The ISA-95 standard “Enterprise – Control System Integration” (also known as IEC/ISO 62264) provides a standard terminology and a consistent set of concept and models to describe manufacturing operations in a structured way. This standard provides a company-wide perspective to system integration. It helps to define and integrate the activities between business and manufacturing operations.

The ISA-95 models are used to determine the information to be exchanged between systems for finance and logistics, and systems for production, maintenance, inventory and quality. The ISA-95 standard can be used for several purposes, e.g. as a checklist and guide for the definition of user requirements, for the selection of MOM suppliers, or as a basis for the development of MOM solutions.

Using MOM systems allow manufacturers to standardize and optimize processes across the enterprise, minimizing lead times, optimizing asset utilization, speeding time-to-market, and increasing both production visibility and collaborative abilities. In the global marketplace MOM systems are taking an increasingly central role in enabling manufacturers to compete efficiently and profitably.

Now, in the era of the 4th Industrial Revolution, new technologies are introduced making existing technologies obsolete. However, ISA-95 does not become dated over time the way technology would. It provides a smarter way to push ahead. ISA-95 works to improve manufacturing information clarity, structure and consistency independent of anything involving an implementation using either legacy or current technology. ISA-95 is completely technology- and solution-agnostic.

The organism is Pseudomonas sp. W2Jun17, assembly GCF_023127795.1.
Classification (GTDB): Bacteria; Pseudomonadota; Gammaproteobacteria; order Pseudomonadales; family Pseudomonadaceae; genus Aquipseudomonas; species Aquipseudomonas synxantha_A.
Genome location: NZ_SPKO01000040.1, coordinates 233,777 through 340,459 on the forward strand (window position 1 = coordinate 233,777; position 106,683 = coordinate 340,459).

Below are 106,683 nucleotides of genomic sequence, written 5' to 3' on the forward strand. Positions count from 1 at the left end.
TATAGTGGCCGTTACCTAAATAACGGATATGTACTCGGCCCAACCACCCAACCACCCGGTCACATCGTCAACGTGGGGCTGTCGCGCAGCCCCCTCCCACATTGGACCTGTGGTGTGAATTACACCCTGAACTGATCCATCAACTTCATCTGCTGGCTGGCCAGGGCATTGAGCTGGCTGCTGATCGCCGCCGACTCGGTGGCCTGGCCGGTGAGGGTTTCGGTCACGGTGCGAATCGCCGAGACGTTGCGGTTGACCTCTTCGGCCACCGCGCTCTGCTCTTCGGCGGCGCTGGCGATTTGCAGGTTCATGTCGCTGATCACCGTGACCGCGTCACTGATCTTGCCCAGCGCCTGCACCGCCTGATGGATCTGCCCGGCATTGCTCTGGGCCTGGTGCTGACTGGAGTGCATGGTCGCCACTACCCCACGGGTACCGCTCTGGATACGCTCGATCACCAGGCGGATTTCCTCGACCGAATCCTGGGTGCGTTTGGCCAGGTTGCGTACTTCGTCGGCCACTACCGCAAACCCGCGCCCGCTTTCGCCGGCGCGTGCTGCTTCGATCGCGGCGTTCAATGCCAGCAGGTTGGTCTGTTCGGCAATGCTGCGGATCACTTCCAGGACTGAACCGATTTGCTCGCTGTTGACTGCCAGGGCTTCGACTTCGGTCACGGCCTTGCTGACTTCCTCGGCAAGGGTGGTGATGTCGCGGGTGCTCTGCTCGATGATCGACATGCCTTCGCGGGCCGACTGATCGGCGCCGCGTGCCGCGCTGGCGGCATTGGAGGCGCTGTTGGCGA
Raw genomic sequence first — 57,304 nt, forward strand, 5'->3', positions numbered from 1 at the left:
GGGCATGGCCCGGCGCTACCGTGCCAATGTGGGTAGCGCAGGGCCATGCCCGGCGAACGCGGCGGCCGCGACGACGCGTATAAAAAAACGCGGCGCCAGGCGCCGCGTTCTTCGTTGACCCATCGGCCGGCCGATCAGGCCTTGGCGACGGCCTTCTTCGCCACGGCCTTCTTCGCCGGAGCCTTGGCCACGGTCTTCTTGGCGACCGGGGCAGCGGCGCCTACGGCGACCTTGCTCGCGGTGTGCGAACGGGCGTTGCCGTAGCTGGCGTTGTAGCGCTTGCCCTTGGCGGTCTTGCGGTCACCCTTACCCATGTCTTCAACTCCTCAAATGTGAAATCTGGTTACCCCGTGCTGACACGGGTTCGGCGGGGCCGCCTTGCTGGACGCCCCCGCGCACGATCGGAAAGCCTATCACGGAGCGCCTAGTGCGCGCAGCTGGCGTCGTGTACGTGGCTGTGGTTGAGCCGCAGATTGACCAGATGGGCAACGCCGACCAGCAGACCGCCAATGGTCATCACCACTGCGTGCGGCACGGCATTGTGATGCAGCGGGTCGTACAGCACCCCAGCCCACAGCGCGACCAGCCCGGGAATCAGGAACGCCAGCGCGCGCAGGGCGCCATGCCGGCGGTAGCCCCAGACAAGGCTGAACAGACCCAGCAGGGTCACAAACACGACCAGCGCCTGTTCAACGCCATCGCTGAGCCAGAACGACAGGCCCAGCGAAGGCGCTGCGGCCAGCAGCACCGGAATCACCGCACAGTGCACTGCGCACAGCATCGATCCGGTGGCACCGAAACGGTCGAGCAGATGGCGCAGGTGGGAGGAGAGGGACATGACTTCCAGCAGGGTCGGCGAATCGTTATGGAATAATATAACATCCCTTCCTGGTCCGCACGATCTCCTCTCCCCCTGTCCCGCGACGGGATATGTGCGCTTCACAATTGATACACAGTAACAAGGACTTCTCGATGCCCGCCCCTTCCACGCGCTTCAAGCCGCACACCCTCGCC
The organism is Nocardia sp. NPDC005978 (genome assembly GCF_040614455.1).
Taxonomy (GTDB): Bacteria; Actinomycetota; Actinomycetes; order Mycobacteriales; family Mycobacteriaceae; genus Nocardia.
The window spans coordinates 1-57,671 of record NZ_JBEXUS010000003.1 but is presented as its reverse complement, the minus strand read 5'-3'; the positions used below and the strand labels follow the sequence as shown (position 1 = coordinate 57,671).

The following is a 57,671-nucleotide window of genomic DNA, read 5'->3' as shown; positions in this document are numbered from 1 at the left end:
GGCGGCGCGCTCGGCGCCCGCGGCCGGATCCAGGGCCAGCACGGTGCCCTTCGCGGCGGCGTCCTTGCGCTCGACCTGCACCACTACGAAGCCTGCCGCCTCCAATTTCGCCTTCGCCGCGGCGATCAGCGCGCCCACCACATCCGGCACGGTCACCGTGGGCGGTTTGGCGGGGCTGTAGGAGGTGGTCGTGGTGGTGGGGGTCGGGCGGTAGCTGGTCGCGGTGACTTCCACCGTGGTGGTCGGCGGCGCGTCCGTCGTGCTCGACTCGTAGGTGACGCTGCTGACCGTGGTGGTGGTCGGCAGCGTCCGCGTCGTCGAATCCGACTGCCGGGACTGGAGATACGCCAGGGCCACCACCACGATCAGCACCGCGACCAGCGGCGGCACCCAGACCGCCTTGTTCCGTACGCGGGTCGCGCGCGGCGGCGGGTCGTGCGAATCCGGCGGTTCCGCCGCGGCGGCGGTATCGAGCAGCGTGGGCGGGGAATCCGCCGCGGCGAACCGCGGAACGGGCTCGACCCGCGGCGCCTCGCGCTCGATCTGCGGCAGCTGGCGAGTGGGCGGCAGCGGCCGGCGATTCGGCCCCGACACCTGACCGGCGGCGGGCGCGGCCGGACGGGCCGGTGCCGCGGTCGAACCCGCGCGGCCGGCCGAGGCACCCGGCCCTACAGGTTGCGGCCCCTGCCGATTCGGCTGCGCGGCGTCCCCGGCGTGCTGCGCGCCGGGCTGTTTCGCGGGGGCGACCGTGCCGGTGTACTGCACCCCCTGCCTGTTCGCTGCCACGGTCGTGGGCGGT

The ISA-95 standard more than ever contributes to improved communication between all parties involved, enabling users to better identify their needs, reducing costs of automating manufacturing processes and reduce lifecycle engineering efforts, as it has done for the last decades and will do into the future.

This online course, delivered in two sessions of approx. 4 hours, includes several exercises which help you to find out about:

  • Scope of manufacturing operations
  • Activities with respect to production, maintenance, quality test and inventory operations
  • Information that must be shared between control functions and enterprise functions
  • Introduction
  • Overview ISA-95 standard
  • Models and Terminology (Part 1)
    • Functional Hierarchy model
    • Role Based Equipment Hierarchy model
    • Functional model
    • Information model
  • Activity Models of Manufacturing Operations (Part 3)
    • Production, Maintenance, Quality and Inventory operations
  • Examples of applying the ISA-95 Activity models:
    • Create requirements for MOM product selection
    • Determine Manufacturing Capability Maturity
  • Demarcation between Enterprise Planning (ERP) and Manufacturing Operations Management (MES/MOM)
  • Concept Messaging and Alias Service Model (Part 6 and 7)
  • Conclusions and Wrap-Up

Note: The two sessions are scheduled on two consecutive days.